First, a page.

My friend M is a golfer, and when we go for country walks I have to ask her to slow down a little because her pace is so fast. She is a writer of influence, recently acknowledged by the production of a festschrift in her honour. Now retired she undertakes research for and edits the magazine of her chosen charity. She also looks after her grandsons most weeks. Miming a grandmother the other day one of her grandsons bent over, held a stick in his hand and shuffled across the room, looking for all the world like that road sign.
M tells this story with puzzle in her voice. The image of the old person is stronger than the reality. And again: ‘It’s not as if we are like Mrs Pepperpot,’ said one of the grandmothers at a recent community performance. We were exploring our experiences of being grandmothers. I had heard of Mrs Pepperpot. She evoked an image of a small neat woman with a tight bun. Old. But I had never read the stories.
It is time to look at the 19th in the series of older women in fiction, this one for children. And time to ask whether she shapes young people’s understanding of older women.
Mr and Mrs Pepperpot live on a hillside in Norway. He is out all day working in the fields. Her role is domestic. In the first story she has a busy day ahead.
Firstly she must clean the house, then there was all the washing that was lying in soak and waiting to be done, and lastly she had to make pancakes for supper. (7)
In this first story, and every story about her, Mrs Pepperpot unexpectedly becomes the size of a pepperpot. This change inevitably brings a problem for her to solve, not least because she never wants anyone to see her when she is small.
Her creator was Alf Proysen, a Norwegian writer and musician who lived from 1914 to 1970. The Mrs Pepperpot stories first appeared in 1959. She is completely of her time. Her role in the Pepperpot household and her priorities were what was expected of an old woman before the second wave of feminism.
It is established from that first story that Mrs Pepperpot’s priorities are domestic, and in particular the smooth-running of the household. The most pressing of her duties is the production of the food for Mr Pepperpot on his return from work.
‘Now for cooking supper,’ said Mrs. Pepperpot; ‘my husband will be back in an hour, and by hook or by crook, thirty pancakes must be ready on the table.’ (12)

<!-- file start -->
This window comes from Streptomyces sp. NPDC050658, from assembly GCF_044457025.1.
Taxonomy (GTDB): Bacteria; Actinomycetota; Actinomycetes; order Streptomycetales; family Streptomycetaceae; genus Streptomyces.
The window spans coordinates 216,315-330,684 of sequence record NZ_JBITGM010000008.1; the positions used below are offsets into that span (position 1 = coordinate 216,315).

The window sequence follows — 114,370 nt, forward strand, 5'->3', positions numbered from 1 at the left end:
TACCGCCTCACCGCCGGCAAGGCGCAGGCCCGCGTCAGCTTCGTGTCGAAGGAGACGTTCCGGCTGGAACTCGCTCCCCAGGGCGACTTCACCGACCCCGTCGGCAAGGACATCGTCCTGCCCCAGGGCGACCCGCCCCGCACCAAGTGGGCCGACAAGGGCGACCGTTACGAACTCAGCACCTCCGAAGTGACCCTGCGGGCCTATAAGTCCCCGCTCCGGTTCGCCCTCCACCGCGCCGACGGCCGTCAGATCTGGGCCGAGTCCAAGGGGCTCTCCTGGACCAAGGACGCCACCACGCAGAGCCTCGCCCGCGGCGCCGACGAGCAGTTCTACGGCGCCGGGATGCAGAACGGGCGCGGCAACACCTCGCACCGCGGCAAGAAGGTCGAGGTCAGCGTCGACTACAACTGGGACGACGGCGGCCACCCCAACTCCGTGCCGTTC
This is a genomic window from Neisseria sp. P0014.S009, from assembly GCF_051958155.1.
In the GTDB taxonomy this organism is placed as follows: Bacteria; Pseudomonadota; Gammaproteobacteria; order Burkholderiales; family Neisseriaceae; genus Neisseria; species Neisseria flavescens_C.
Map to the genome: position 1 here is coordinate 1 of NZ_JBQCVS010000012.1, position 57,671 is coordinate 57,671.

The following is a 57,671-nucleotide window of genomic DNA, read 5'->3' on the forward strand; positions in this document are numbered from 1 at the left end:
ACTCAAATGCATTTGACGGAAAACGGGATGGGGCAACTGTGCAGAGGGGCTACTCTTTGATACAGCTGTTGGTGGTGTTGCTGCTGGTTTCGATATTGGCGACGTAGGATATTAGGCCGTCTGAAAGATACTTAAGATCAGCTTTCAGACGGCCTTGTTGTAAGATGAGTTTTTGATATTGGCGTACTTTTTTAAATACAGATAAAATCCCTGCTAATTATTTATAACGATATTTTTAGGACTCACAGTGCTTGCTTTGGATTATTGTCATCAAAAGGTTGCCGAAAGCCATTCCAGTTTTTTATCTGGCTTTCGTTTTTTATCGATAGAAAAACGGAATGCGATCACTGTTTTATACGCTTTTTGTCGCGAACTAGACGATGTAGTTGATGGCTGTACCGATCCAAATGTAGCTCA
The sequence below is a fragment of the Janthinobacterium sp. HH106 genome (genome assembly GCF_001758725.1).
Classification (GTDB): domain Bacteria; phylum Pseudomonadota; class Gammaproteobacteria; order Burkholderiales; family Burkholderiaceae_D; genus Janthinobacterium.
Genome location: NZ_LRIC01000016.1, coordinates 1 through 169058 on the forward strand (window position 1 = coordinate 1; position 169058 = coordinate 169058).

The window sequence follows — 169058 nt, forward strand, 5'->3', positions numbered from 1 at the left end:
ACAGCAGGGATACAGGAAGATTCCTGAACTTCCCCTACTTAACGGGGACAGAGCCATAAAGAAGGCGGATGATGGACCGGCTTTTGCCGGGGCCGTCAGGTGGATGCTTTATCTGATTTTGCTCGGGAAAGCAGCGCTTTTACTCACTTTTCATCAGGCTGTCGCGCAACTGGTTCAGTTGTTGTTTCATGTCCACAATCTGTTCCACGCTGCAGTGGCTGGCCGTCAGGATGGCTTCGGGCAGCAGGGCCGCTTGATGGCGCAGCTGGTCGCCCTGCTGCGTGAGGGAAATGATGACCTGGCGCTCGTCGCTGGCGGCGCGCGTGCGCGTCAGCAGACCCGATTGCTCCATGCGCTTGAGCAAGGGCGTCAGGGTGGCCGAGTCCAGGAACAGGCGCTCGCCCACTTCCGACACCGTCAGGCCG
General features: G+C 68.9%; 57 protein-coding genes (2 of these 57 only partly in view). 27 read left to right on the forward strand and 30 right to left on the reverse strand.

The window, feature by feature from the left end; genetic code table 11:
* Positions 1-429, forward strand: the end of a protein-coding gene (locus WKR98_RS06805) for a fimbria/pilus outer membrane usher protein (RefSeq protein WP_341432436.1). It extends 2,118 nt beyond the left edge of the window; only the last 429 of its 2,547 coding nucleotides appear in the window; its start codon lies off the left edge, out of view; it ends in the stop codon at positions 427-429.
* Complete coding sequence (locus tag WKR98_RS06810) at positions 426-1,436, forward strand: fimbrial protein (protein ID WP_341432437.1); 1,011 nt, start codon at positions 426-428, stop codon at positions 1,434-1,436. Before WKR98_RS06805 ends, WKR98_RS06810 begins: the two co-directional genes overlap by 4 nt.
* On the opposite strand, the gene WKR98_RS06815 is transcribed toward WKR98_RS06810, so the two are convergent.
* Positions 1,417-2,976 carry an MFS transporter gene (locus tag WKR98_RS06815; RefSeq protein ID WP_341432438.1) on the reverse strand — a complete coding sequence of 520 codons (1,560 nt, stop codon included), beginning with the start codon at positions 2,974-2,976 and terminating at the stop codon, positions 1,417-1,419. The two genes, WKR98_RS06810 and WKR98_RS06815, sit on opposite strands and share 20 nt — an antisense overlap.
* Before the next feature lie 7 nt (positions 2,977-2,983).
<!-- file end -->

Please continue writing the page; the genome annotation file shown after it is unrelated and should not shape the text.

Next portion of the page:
In every story her sudden reduction in size produces a problem she must solve: match-making at midsummer, picking bilberries, finding lost items, spring cleaning.
What I like about Mrs Pepperpot
This little old lady is feisty. She may suddenly be reduced in size, but she still does what she set out to do. She uses a mixture of techniques and any allies she finds, including the animals. She bullies, bribes, nags and schemes to do to what she needs. And she uses magic. And then she grows back to her original size.
As both the diminutive and full size versions of herself, she demonstrates the following qualities
- Lack of daunt
- Quick thinking
- Straight speaking
She doesn’t complain about her peculiar shrinking habit, just gets on with it. This old woman has the wit and the wisdom to be active and to manage difficult situations. She is also a learner.
As you know, Mrs Pepperpot can do almost anything, but, until last summer, there was one thing she couldn’t do; she couldn’t swim! Now I’ll tell you how she learned. (298)
What I don’t like about Mrs Pepperpot
Three things really worry me about these stories.
Mrs Pepperpot’s life is circumscribed by her domestic duties, especially food production and house maintenance.
I could construct a case that the size thing indicates the invisibility of older women. Older women often make things happen without appearing to, and without upsetting the perceived order and hierarchy of their community.
Mrs Pepperpot does not challenge her situation, visit the doctor, consult mental health specialists, but rather meekly accepts her lot, albeit making the best of things, and still fulfilling the all-import domestic functions of her role as grandmother.
So does it matter that the Mrs Pepperpot image is dominant as an image of older women? Does it influence the beliefs of the young? While there is much to enjoy in the stories I would want the brave and redoubtable Mrs P to have an opportunity to escape from her life. And I would want young readers to have a more varied version of older women.
Mrs Pepperpot Stories by Alf Proysen. I used a collection published by Red Fox in 2011, collected from stories published from as long ago as 1959. 464pp
Illustrations are by Bjorn Berg. (Cover by Hilda Offen.) No translator is acknowledged. That’s not good.
This is the 19th in the series older women in fiction. Two most recent posts are:
The full list of older women in fiction compiled from readers’ suggestions can be found here: Older women in fiction series.
Over to you: Have you read Mrs Pepperpot? Is she an acceptable model of an old woman? Do children you know think of old people as cronky?
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